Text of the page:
Fish River – Kap River Nature Reserve

About the Birding

The tiny 670 hectare Kap River Nature Reserve is situated between the Great Fish and Kap Rivers, roughly 28km from the coastal village of Port Alfred. The conservancy protects lush sub-tropical forest, coastal thicket and reclaimed agricultural pastures and is home to over 300 species of bird as well as a handful of introduced herbivores. Hiking, mountain biking, canoeing, angling, and picnicking are all permitted – rendering this a pleasant and easily accessible hotspot to visit within the Greater Fish River system.

Day trips are suitable and should produce a list of 150+ species, though overnight trips are recommended.

The well-vegetated banks of the Great Fish and Kap Rivers support Half-collared Kingfisher, African Finfoot, White-backed Night Heron and other sought-after riverine specials. The best approach to seeing these species would be to canoe slowly along the shore, scanning over-hanging vegetation carefully for any sign of movement. Other interesting species on the rivers include Goliath Heron, Caspian Tern, and Giant Kingfisher. The surrounding riverine forest could yield both Olive and Knysna Woodpeckers, Trumpeter Hornbill, Narina Trogon, Yellow-throated Woodland Warbler, Scaly-throated Honeyguide, Olive Bush-shrike, Chorister Robin-chat, Dark-backed Weaver, Forest Canary, Brown Scrub-robin, and Knysna Warbler.

Coastal thickets blanket most of the reserve. Time spent exploring this habitat should yield Crowned Hornbill, both the Black-crowned and Southern Tchagras, Knysna Woodpecker, Ashy Flycatcher, White-browed Scrub-robin, Chestnut-vented Tit-babbler (Warbler), Acacia Pied Barbet, Karoo Prinia and Bar-throated Apalis. When in flower, the abundant aloes attract a plethora of sunbirds including the beautiful Malachite Sunbird. Check in the vicinity of rocky road cuttings for Cape Rock-thrush, Mocking Cliff Chat, Familiar Chat and Striped Pipit; the latter, an extremely rare bird in the Eastern Cape and only recently confirmed from this site.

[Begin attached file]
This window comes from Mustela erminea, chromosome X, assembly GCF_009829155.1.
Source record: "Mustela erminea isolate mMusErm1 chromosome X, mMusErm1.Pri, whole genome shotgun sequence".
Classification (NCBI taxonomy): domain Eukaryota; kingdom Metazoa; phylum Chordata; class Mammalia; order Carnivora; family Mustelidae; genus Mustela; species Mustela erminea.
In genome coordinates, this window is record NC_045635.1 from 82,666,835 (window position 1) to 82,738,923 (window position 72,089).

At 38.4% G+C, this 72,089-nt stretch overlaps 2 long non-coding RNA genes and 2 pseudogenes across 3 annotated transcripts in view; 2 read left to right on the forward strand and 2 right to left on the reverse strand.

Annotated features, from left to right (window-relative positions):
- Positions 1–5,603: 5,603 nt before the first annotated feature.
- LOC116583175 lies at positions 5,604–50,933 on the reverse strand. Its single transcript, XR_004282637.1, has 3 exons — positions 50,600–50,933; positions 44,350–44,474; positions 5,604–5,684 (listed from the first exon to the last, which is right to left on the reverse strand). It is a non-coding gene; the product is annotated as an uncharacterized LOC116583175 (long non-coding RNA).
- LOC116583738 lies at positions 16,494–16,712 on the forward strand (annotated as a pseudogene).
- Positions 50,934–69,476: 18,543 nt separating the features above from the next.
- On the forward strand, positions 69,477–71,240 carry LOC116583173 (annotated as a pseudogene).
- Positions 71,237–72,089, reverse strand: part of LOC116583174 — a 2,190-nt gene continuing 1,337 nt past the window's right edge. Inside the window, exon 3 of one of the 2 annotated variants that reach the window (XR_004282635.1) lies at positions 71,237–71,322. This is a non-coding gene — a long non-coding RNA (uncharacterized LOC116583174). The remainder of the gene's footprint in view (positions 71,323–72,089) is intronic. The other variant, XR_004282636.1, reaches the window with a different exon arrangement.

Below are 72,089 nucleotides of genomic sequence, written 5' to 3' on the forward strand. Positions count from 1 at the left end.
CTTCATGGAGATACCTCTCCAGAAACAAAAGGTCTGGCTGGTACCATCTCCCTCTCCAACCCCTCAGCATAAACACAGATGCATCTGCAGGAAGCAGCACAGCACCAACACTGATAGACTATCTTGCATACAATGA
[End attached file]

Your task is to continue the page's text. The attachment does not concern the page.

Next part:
Areas of open grassland and re-claimed agricultural pastures hold Red-necked Spurfowl, Common Quail (summer), Cape Longclaw, and an assortment of colourful bishops and widowbirds. Reedbeds bordering the Kap River support small colonies of Yellow (Eastern Golden) Weaver.
Birds-of-prey are abundant in the conservancy. Look out for Crowned Eagles soaring high, Western Osprey and African Fish Eagle feeding along the river itself, and both Black Sparrowhawk and the rare African Cuckoo-hawk in the forested sections. The Long-crested and Booted Eagles are both regular, while Black Harrier can sometimes be seen quartering low over farmland bordering the reserve.

The nearby Fish River Mouth is regarded as one of the top wader watching destinations on the Eastern Cape coast. Terek Sandpiper, Eurasian Curlew, Common Whimbrel, Bar-tailed Godwit, Common Ringed and Grey Plovers, Curlew and Marsh Sandpipers, and Sanderling are all annual visitors during the summer months. Fair numbers of African Oystercatchers can usually be seen resting on a sandbank in the centre of the river, together with a large tern roost. The site has also yielded a number of vagrants in the past including American Golden Plover, Red-necked Phalarope, and Red Knot.

Key species:

Striped Pipit, Half-collared Kingfisher, Crowned Eagle, White-backed Night Heron, African Finfoot, Knysna Woodpecker

About the Birding Site

The Great Fish River is the Eastern Cape’s largest river system, running 644Km from source to mouth and draining a basin of some 30 366Km2. Originating to the east of the Karoo town of Graaf Rienet, the river runs past Cradock and Grahamstown before finally entering the Indian ocean near Seafield. Its main tributaries include the Groot Brak, Tarka, Kap and Little Fish Rivers with supplementary input from the Orange River through the Orange-Fish River tunnel system.